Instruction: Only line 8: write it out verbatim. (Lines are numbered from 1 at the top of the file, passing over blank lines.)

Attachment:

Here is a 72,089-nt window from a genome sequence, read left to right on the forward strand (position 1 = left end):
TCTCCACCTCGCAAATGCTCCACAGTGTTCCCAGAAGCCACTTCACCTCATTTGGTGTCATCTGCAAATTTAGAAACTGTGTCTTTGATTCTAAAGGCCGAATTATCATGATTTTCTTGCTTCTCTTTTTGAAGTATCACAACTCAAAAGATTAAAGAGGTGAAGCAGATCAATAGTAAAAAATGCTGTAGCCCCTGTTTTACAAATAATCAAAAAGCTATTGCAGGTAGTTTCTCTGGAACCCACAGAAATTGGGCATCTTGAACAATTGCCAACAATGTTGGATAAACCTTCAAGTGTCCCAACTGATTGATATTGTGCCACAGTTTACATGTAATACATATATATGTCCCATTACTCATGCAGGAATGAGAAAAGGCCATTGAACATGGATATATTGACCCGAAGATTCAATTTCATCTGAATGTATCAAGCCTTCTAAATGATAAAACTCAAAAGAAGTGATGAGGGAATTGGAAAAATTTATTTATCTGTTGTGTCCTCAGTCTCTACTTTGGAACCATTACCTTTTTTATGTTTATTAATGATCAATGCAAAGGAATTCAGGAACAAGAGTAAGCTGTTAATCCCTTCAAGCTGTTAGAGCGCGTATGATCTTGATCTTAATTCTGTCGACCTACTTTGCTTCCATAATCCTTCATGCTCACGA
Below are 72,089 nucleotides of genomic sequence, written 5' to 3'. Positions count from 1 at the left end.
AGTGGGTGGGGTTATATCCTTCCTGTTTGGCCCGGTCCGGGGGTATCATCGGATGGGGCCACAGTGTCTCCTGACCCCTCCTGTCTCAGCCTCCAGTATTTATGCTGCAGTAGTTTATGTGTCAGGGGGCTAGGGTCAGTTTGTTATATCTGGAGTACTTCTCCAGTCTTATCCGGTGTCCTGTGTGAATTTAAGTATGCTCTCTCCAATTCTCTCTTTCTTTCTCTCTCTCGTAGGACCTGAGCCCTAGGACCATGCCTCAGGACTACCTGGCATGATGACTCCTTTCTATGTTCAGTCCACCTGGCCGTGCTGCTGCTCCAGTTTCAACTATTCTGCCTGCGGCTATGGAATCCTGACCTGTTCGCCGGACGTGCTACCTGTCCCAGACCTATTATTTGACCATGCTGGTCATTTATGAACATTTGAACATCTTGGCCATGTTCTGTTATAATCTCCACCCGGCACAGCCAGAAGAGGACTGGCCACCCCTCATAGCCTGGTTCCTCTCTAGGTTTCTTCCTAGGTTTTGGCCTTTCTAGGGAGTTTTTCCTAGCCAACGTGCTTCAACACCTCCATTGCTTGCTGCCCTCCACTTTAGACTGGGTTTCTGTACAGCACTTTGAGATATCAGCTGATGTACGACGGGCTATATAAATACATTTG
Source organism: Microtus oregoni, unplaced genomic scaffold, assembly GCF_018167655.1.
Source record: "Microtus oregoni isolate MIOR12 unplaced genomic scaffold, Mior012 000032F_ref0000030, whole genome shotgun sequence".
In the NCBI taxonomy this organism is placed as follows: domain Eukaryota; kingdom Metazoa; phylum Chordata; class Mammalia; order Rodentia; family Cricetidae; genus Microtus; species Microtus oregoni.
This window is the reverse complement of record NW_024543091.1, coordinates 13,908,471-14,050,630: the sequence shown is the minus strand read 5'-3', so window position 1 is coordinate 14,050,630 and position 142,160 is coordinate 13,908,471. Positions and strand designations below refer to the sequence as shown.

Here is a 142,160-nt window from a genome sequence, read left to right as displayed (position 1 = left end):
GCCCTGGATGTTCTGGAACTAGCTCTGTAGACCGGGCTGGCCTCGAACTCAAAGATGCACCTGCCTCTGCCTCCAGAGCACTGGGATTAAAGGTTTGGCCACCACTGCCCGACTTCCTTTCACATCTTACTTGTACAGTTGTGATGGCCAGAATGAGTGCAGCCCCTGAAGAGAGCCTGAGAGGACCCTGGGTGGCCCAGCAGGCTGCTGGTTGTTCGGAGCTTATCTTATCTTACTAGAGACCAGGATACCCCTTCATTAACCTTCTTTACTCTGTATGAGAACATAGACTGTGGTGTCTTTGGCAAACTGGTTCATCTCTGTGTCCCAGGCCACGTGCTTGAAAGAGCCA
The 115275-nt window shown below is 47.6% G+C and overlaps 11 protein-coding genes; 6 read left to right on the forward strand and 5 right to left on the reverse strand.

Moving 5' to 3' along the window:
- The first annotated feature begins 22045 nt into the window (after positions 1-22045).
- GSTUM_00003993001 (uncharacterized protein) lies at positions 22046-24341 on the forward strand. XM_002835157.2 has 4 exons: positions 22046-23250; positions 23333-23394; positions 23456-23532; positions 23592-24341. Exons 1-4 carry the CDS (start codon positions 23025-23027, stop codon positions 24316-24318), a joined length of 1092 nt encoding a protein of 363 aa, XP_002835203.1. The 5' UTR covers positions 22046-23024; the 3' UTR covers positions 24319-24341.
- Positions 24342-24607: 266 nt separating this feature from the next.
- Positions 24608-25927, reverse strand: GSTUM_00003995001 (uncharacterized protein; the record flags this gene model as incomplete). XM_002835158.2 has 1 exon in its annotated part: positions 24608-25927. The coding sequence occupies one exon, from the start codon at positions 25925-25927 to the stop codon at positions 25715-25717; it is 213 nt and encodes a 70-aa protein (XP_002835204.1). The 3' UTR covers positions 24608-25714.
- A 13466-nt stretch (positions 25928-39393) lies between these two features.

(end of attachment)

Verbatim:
This window is the reverse complement of record NW_024543091.1, coordinates 13,908,471-14,050,630: the sequence shown is the minus strand read 5'-3', so window position 1 is coordinate 14,050,630 and position 142,160 is coordinate 13,908,471. Positions and strand designations below refer to the sequence as shown.